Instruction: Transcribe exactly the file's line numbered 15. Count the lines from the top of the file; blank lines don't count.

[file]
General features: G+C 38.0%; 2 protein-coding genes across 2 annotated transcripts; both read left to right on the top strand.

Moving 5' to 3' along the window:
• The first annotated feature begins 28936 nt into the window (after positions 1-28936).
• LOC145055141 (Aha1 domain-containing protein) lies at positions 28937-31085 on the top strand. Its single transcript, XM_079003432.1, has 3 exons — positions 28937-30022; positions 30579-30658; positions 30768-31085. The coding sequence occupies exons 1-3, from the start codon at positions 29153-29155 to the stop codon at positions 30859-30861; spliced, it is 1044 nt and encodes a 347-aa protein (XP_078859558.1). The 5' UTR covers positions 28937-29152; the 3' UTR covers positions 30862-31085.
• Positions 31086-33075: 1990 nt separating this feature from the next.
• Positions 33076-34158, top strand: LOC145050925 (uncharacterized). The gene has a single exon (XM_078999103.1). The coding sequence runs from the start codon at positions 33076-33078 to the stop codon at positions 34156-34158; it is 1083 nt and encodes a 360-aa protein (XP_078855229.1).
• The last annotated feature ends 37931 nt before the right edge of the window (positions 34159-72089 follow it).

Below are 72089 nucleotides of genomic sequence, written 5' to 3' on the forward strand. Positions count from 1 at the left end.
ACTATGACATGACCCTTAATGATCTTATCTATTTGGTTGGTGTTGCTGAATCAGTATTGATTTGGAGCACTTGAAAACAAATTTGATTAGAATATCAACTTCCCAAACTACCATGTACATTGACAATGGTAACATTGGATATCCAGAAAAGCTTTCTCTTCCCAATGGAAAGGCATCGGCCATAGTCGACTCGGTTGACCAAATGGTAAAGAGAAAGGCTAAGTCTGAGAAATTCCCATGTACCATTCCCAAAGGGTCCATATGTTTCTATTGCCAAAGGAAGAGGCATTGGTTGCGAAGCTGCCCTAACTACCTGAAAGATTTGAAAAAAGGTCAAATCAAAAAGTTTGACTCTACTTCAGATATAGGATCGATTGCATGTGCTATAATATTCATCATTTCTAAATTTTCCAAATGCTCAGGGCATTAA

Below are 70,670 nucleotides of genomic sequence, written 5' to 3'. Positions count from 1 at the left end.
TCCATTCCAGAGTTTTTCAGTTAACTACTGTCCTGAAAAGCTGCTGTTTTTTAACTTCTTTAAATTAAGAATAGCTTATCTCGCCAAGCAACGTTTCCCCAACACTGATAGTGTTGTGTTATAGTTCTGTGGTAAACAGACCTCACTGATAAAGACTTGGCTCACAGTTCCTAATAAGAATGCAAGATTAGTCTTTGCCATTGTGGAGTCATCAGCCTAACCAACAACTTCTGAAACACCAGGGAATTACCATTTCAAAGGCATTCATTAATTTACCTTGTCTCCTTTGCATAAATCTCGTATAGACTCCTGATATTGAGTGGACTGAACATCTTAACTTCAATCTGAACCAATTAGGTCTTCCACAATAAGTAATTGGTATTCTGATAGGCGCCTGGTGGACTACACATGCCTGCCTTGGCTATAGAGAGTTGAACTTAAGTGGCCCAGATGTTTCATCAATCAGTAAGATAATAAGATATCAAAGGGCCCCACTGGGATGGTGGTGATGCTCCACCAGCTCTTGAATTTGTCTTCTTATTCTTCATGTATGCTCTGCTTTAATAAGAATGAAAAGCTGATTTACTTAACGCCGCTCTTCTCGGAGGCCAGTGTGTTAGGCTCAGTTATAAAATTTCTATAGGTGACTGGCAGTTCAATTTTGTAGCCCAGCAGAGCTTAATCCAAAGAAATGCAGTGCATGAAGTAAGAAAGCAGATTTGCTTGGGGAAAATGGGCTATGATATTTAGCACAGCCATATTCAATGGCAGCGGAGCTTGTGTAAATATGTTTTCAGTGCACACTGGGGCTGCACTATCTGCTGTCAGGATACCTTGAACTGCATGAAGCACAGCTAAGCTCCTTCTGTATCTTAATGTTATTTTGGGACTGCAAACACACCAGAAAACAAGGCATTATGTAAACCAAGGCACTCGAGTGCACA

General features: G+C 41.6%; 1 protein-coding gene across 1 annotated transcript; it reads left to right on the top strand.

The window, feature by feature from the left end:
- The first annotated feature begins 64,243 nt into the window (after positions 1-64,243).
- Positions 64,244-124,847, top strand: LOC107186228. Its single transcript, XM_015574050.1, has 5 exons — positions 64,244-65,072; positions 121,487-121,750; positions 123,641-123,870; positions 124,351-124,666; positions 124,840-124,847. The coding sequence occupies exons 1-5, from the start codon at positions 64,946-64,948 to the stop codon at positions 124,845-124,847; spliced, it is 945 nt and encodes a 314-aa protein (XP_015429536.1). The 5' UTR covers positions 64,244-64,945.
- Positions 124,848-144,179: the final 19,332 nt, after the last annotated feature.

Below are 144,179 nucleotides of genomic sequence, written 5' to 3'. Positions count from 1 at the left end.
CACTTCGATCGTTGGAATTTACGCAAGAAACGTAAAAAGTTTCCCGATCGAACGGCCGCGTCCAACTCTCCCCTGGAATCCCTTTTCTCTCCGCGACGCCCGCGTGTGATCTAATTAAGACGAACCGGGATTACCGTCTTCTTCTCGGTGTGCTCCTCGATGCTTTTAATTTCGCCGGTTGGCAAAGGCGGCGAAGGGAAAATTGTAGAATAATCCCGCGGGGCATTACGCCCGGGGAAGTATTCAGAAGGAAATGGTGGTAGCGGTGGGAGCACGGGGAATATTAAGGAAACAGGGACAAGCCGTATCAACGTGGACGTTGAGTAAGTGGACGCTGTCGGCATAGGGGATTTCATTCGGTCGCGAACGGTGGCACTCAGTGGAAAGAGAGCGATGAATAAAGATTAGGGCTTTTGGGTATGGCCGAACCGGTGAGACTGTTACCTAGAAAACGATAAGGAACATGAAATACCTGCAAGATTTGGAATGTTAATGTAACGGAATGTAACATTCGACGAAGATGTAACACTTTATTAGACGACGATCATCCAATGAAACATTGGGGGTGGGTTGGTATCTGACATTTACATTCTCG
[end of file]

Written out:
- Positions 64,244-124,847, top strand: LOC107186228. Its single transcript, XM_015574050.1, has 5 exons — positions 64,244-65,072; positions 121,487-121,750; positions 123,641-123,870; positions 124,351-124,666; positions 124,840-124,847. The coding sequence occupies exons 1-5, from the start codon at positions 64,946-64,948 to the stop codon at positions 124,845-124,847; spliced, it is 945 nt and encodes a 314-aa protein (XP_015429536.1). The 5' UTR covers positions 64,244-64,945.